One big issue on the campaign trail for the leadership of the Sask Party was education. Now that Scott Moe has been elected as the new leader, and premier of the province, many teachers are hoping he sticks to his word.

"We're looking forward to him keeping his promises," shared Patrick Maze, President of the Saskatchewan Teachers' Federation. "And looking forward to some new resources flowing into education. We know that we've had a number of really tight budgets followed by a significant budget cut last year for education and so we're looking forward to him restoring that funding."

One of Scott Moe's promises was to hire 400 education assistants.

"Any assistance in the classroom, and there is a variety of supports that go to help students in their learning, so any extra support are appreciated. Education assistants that can help teachers in the classroom are greatly appreciated."

He added that there are different types of supports that help teachers as well. 

"We're looking forward to some of those supports being restored whether it be Aboriginal retention workers or learning instructional consultants."

Moe also promised to add $30 million to educational funding.

"A lot of it will go to repairing the damage that has been done to education, reinstating educational assistants, reinstating some of these supports that are required. We know that there have been some really unfavourably budgets in the past so having a premier that is committed to education and committed to restoring funding is greatly appreciated. We look forward to getting to work to figure out where that support is going to be best used."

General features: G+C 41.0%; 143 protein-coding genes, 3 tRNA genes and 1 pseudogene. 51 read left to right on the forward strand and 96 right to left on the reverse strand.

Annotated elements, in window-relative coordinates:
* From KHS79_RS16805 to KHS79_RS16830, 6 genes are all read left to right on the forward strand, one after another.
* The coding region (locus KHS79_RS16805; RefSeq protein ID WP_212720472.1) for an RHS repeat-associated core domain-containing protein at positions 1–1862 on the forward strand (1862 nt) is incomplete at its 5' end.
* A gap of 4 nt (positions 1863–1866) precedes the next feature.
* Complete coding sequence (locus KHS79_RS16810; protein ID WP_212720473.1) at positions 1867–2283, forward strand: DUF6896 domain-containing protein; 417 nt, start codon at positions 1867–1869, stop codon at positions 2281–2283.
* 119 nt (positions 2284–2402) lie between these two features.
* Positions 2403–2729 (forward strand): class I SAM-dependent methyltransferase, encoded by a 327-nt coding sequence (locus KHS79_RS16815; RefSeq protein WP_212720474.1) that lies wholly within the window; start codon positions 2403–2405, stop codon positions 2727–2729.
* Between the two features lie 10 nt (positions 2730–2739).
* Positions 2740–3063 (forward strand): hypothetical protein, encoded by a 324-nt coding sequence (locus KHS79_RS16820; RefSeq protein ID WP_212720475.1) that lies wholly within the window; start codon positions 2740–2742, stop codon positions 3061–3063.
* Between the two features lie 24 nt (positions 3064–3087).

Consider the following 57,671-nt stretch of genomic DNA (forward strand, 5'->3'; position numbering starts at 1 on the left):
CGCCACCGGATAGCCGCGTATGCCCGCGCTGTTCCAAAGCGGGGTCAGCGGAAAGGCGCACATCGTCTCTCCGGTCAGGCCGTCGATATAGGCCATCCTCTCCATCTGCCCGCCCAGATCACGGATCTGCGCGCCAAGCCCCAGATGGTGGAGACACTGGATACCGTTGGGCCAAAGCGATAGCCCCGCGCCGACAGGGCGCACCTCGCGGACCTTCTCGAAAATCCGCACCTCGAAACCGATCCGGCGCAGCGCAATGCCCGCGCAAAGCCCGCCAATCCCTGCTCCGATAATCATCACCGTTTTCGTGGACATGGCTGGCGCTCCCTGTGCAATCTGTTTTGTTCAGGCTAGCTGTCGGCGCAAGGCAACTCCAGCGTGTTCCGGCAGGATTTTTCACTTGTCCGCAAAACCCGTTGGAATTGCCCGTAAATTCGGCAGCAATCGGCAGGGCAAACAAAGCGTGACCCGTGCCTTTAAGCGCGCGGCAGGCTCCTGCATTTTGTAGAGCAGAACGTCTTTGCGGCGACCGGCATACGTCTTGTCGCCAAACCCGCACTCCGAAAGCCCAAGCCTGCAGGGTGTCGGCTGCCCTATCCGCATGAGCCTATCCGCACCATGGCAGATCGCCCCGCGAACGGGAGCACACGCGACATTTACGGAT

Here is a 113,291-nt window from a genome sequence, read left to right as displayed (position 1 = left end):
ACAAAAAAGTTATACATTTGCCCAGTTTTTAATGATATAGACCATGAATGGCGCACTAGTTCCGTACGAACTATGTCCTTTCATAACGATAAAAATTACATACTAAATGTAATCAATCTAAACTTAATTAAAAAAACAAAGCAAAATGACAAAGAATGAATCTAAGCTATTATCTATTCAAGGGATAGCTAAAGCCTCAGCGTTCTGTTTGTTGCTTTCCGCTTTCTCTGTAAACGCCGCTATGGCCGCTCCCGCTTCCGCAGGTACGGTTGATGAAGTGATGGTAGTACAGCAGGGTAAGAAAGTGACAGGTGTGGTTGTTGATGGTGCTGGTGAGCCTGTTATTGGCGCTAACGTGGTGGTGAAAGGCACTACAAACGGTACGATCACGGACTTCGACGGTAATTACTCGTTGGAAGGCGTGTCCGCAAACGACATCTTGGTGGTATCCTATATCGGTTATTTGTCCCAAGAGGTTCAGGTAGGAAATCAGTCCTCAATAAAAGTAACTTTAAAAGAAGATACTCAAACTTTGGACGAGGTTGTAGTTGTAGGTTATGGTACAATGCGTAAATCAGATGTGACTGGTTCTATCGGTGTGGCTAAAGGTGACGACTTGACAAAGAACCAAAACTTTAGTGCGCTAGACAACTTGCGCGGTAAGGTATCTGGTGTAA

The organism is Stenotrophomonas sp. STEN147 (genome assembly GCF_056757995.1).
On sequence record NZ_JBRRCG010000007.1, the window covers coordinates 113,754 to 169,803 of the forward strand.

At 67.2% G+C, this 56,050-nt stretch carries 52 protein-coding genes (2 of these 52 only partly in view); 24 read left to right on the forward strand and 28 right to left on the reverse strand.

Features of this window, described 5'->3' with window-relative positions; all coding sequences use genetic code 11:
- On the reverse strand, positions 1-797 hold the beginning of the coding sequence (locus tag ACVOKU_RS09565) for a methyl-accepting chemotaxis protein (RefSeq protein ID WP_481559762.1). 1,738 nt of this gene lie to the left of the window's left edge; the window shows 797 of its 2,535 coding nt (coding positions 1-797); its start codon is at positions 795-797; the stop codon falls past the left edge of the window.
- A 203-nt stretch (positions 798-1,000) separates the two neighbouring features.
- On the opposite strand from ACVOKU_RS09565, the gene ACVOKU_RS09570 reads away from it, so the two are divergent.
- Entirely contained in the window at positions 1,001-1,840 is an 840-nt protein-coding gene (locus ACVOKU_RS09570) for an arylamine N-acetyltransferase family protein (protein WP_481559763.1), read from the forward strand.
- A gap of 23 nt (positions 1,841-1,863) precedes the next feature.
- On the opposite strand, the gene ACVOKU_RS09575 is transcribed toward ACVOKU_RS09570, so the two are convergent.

"We know there's a March budget coming up however, the new premier has the ability to approve funding to get into our classrooms sooner than that. We also know that there is a general provincial election coming up in 2020. Obviously we need the supports before then and if the supports aren't there, then it'll kind of look like a campaign promise that is broken."

Maze said that in talking with the new premier, he feels that education will be a priority for him.

"We are pleased education is back on the agenda. It seems that for the last four or five years, there have been below inflation budgets and then with the large budget cut last year that was $55 million spread across the school divisions, we figured education was already running pretty lean and then to have those funds stripped caused a number of really unpopular decisions that the school boards had to make."

"We're excited for the fact that we likely don't have to go through that stress again of where these cuts have to hit, knowing that these cuts are going to affect our students. It's an optimistic time."

The STF had encouraged it's members to take out memberships in both the Sask Party and the NDP to be eligible to vote for the leader. Short videos were posted to the STF website with the candidates giving their platform on education. The NDP vote on their new lead on March 3, 2018. 

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